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Chinese drywall

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Chinese drywall has been linked to corrosion found in houses located in the U.S.

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Drywall is a common building material used for constructing interior walls and ceilings of homes.  Chinese drywall refers to defective drywall that was imported from China between 2001 to 2008.  This drywall reportedly emited sulfur gasses which corroded wiring, damaged appliances, created noxious smells and caused adverse health conditions.  There have been approximately 3,000 reports made, but it is possible that more than 60,000 homes have chinese drywall in their walls and ceilings.[1]  The majority of the reports of defective drywall are from homeowners located in the Southern part of the U.S.  Many of these homes were rebuilt after the Katrina hurricane.  At the time, there was a huge housing boom which caused a shortage of shortage of U.S.-manufactured drywall.  Builders began to purchase large quantities of drywall from China to support the construction going on.[2]  Despite the use of imported drywall throughout the U.S., the main reports of defective drywall comes from those southern states that have a high humidity rate.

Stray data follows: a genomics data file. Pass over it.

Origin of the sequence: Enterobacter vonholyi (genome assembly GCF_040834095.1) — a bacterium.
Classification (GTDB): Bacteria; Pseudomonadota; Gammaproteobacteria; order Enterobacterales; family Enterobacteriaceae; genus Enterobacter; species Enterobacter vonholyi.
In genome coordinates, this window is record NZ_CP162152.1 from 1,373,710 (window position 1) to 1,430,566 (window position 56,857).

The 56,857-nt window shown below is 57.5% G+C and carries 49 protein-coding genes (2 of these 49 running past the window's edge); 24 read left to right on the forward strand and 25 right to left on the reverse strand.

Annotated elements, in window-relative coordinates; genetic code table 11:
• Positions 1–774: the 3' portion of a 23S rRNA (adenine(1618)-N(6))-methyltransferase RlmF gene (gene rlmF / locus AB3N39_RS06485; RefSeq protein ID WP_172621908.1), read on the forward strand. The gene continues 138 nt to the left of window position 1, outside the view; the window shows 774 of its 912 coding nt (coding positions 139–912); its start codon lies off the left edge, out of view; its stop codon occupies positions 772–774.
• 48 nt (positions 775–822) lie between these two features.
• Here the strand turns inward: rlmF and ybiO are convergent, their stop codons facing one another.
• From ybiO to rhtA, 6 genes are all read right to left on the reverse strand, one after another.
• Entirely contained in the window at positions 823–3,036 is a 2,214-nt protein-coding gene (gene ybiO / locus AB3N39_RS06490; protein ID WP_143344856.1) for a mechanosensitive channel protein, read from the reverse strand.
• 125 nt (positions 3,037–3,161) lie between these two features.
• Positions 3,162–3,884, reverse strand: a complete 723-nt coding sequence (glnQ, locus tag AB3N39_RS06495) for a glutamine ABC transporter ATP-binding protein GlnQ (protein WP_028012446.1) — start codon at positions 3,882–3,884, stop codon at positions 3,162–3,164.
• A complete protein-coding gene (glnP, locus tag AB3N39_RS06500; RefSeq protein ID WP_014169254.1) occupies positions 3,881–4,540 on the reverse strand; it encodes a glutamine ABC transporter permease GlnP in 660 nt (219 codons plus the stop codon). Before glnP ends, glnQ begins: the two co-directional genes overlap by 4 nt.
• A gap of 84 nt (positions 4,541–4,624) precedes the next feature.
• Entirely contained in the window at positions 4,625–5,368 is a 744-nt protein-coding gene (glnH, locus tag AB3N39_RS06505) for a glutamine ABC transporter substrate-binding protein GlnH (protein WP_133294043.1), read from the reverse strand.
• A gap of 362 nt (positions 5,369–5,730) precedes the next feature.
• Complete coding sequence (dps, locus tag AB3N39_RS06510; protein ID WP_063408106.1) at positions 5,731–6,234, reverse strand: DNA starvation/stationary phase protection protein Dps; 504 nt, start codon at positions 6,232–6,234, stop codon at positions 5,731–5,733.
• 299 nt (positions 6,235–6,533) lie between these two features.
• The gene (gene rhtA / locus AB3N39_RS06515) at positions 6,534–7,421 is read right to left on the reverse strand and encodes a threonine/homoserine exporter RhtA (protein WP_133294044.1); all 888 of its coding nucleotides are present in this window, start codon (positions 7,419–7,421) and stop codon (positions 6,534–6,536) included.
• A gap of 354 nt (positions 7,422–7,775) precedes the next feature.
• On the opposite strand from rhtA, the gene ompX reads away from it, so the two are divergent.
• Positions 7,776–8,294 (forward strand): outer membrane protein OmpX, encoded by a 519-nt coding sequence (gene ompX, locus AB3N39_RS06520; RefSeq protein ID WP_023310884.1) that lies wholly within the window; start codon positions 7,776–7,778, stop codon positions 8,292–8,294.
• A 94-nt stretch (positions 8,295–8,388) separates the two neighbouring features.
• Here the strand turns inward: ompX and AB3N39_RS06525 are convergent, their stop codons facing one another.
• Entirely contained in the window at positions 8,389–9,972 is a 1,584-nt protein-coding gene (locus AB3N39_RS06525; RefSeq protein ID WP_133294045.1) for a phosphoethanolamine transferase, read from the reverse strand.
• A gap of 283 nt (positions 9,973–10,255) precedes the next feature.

The Consumer Product Safety Commission (CPSC) is the federal agency in charge of investigating the damages caused by imported drywall. Joining the investigating efforts of the CPSC are the U.S. Environmental Protection Agency (EPA), the Centers for Disease Control and Prevention (CDC), the Federal Trade Commission (FTC), other federal agencies, state law enforcement and health authorities.

There are three separate tracks that are being investigated simultaneously by these various agencies, they include:

  1. Evaluation of the relationship between the drywall and the reported health symptoms
  2. Evaluation of the relationship between the drywall and electrical and fire safety issues in the home
  3. Tracing of the origin and distribution of the drywall[3]

At this point, the CPSC and other agencies have conducted enough testing of the drywall and homes to determine that there is a correlation between the defective drywall, an increased hydrogen sulfide levels within homes with defective drywall, and corrosion of wires and appliances in those homes.[4]

There are studies going on at this time to review the health effects to exposure to those chemicals found in imported drywall.  The Centers for Disease Control and Prevention (CDC) is working with the Consumer Product Safety Commission (CPSC), the Agency for Toxic Substances and Disease Registry (ATSDR), the U.S. Environmental Protection Agency (USEPA) on the correlation between health issues and defective drywall.  So far, there is no definitive link associated with with imported drywall and health problems reported by homeowners.[5]